Trump is trying to tear up the constitutional power of Congress to exercise oversight of government. He has given aid and comfort to adversarial countries and dictators, even those who have attacked our elections and assassinated one of our journalists. He has obstructed justice at every turn, firing those trying to keep America under the rule of law while demeaning and portraying our entire intelligence community as enemies. He has lied and deceived the people over 10,000 times. He has aggressively supported racism, bigotry and the abuse of non-white immigrants.

If Democrats in Congress can rationalize how this and even more despicable behavior of a president should not trigger impeachment because of the political risk, what madness would await the country in a second Trump term when he would feel emboldened to commit any horrible act without fear of consequence?

Impeachment is a necessary tool to prevent a corrupt autocrat who wields power over this country, from taking even worse actions in the future, whether it’s Trump or a future president. If there are no boundaries now, there may not be any left in the future when they’re even more desperately needed.

Country before re-election. Our democracy can’t be gambled with, hoping an election that won’t occur for 19 months will resolve an urgent threat to this nation. And if dereliction of duty to our constitution doesn’t deliver the presidency to Democrats…will any one of them be able to face the prospect of a fearless, unleashed Trump in power until 2024 with the words, “We did everything we could to prevent this”?

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Rashaad Hadee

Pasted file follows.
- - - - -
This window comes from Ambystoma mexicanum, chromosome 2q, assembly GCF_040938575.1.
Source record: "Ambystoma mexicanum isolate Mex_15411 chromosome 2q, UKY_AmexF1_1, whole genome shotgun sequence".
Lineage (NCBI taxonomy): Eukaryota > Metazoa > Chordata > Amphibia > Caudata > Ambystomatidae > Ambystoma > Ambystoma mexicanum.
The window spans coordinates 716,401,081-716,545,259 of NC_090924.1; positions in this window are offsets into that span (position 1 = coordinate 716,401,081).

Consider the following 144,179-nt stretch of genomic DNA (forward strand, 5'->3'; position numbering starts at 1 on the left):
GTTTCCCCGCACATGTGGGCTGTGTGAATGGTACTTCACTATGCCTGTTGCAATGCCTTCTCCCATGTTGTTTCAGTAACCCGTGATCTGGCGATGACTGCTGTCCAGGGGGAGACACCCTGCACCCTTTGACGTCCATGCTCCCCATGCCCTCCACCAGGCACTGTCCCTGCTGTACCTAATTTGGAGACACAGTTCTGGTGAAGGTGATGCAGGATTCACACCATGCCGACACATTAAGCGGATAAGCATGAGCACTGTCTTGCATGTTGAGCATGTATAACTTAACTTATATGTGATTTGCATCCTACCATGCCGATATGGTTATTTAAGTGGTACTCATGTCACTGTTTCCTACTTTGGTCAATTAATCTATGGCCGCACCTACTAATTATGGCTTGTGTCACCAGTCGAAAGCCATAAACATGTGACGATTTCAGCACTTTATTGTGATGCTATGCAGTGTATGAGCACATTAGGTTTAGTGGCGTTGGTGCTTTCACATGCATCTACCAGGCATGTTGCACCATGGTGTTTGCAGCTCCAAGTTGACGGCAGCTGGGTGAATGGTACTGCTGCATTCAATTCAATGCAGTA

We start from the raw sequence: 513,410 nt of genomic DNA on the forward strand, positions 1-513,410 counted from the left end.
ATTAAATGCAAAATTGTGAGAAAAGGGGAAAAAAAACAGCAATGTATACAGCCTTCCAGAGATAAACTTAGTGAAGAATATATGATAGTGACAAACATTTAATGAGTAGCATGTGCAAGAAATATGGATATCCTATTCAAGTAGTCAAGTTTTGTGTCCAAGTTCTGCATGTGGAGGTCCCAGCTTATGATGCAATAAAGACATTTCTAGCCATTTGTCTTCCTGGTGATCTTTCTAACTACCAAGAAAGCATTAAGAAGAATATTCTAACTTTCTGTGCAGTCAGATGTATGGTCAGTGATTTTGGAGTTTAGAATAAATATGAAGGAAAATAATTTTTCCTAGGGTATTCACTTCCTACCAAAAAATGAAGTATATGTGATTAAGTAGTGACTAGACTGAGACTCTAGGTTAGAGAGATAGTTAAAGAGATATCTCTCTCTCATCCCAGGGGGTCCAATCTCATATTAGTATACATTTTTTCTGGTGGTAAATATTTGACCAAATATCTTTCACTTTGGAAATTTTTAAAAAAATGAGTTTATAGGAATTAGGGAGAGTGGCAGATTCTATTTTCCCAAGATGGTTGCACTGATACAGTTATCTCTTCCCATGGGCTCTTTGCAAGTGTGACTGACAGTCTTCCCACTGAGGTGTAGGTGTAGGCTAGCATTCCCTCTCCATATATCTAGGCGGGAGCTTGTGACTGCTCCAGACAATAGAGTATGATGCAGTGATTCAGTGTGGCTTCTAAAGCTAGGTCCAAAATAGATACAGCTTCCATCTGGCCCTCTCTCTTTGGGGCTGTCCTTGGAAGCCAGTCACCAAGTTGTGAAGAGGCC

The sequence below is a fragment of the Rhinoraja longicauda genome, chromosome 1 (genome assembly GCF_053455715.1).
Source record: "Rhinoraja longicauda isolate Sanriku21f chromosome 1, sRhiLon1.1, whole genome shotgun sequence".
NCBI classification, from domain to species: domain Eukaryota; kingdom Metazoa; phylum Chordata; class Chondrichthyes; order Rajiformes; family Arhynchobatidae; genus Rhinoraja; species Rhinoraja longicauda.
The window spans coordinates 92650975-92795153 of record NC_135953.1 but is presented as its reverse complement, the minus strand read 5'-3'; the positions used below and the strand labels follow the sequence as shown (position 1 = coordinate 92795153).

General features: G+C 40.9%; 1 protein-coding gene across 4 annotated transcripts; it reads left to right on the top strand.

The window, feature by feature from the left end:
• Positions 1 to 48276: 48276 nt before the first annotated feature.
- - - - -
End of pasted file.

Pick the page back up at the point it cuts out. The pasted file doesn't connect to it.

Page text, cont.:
Rashaad Hadee

I am for impeaching the current occupant of the White House based upon the Mueller Report and his press conference. I do not believe that this will rile up his base because they’re 100% supportive of him. He also has the highest approval ratings of Republicans. An impeachment inquiry should start immediately. They should also conduct public hearings.

Independents and Democrats make up a larger percentage of the electorate than Republicans. The only way that this could truly back fire if the Democrats cannot pull enough of their own electorate and Independents to win in 2020. If that is the case, the Democrats have failed the people and don’t understand how to win the Electoral College.


I have been against impeachment, much for the same reasons that Pelosi has been against it. I understand what she is saying about how he has been trying to “goad,” the Democrats into it. I still think that’s true, but maybe we should just give him what he wants before he burns the place down.

I have trouble getting enthusiastic about anything unless it gets him out of the White House and I do not relish the thought of Mike Pence taking his place.

Congress has to do their job, it would be irresponsible for them not to impeach. I have no doubt that they would the vote in the House. As far as the Senate, it is something to be laid at their feet and I hope that it is. He isn’t Bill Clinton, nor is he even Richard Nixon; they both had enough respect for the office to continue to do their jobs.

Trump has never done his job. I don’t think he even knows what his job is and if he did, I’m sure it wouldn’t suit him.


Warren made a succinct and intense case for opening and impeachment inquiry at her town hall. 1) We were attacked by Russia and their goal was to help elect Trump; 2) Trump welcomed the help; 3) TrumpCo did everything they could to obstruct the investigation into the attack.


Great writing, points well taken. I’m of the camp to impeach if not for just the result but for getting these folks who’ve so far been able to steer clear of public scrutiny in the form of televised hearings, on the stage and under oath. Hicks, McGahn, Don Jr., Ivanka, Kelly, Sanders, Conway and oh so much more. People will call it sensationalist TV, but, they’ll watch while whining about it. And we all know the force of the visuals, it’s reach and sway is worldly. So yep, impeach Barr AND tRump.